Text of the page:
Treatment and Outcomes of Acute Pulmonary Embolism and Deep Venous Thrombosis: The Cardiovascular Research Network Venous Thromboembolism (CVRN VTE) Study.
Am J Med. 2019 Jun 24;:
Authors: Fang MC, Fan D, Sung SH, Witt DM, Schmelzer JR, Williams MS, Yale SH, Baumgartner C, Go AS
BACKGROUND: Few studies describe both inpatient and outpatient treatment and outcomes of patients with acute venous thromboembolism in the US.
METHODS: A multi-institutional cohort of patients diagnosed with confirmed pulmonary embolism and/or deep venous thrombosis during years 2004 through 2010 was established from four large, US-based integrated healthcare delivery systems. Computerized databases were accessed and medical records reviewed to collect information on patient demographics, clinical risk factors, initial antithrombotic treatment, and vital status. Multivariable Cox regression models were used to estimate the risk of death at 90days.
RESULTS: The cohort comprised 5497 adults with acute venous thromboembolism. Pulmonary embolism was predominantly managed in the hospital setting (95.0%) while 54.5% of patients with lower extremity thrombosis were treated as outpatients. Anticoagulant treatment differed according to thromboembolism type: 2715 (93.7%) of patients with pulmonary embolism and 1634 (87.4%) of patients with lower extremity thrombosis were discharged on anticoagulants, compared to 288 (80.7%) patients with upper extremity thrombosis and 70 (55.6%) patients with other thrombosis. While 4.5% of patients died during the index episode, 15.4% died within 90days. Pulmonary embolism was associated with a higher 90-day death risk than lower extremity thrombosis (adjusted hazard ratio [aHR] 1.23 [1.04-1.47]) as was not being discharged on anticoagulants (aHR 5.56 [4.76-6.67]).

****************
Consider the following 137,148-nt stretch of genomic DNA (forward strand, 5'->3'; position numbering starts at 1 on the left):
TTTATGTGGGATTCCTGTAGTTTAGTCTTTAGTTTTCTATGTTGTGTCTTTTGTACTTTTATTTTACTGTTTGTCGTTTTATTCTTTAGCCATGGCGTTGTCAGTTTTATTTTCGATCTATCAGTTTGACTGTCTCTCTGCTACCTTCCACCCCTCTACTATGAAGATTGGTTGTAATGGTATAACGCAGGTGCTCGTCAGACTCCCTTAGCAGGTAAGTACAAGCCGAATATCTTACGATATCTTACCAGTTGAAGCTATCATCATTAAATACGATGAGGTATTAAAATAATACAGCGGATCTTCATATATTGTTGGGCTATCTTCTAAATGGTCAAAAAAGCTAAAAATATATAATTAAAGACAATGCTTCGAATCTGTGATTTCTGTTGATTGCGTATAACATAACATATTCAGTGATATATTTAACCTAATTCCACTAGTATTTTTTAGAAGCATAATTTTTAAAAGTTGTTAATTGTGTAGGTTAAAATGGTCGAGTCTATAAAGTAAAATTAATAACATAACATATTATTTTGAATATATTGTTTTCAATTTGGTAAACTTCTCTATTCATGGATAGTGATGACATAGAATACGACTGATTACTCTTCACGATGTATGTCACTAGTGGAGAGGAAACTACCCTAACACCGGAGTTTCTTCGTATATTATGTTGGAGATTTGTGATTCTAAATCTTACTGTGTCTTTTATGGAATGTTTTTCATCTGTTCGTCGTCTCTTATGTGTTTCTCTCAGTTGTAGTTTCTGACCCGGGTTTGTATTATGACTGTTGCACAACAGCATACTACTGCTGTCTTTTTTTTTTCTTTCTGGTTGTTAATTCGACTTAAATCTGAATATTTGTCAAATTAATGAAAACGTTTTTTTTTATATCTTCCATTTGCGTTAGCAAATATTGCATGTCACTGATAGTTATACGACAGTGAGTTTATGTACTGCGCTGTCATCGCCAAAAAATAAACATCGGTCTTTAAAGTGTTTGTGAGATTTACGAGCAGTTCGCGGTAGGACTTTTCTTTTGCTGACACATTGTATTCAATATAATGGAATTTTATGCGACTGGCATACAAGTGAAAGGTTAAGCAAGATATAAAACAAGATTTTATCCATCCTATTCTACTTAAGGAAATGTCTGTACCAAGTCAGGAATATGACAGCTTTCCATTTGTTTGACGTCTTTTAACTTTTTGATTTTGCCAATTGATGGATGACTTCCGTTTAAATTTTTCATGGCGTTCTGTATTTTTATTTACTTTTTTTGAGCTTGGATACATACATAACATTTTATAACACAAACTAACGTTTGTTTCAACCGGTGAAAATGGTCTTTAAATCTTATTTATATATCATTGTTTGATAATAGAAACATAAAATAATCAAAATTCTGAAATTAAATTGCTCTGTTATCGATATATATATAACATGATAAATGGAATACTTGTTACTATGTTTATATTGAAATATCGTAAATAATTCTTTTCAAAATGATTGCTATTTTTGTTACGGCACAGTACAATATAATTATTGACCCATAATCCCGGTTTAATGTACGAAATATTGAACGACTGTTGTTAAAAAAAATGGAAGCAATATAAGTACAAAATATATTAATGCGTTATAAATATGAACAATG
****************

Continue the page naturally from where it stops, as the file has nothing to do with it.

CONCLUSIONS: In this multicenter, community-based study of patients with acute venous thromboembolism, anticoagulant treatment and outcomes varied by thromboembolism type. Although case-fatality during the acute episode was relatively low, 15.4% of people with thromboembolism died within 90days of the index diagnosis.
PMID: 31247183 [PubMed - as supplied by publisher]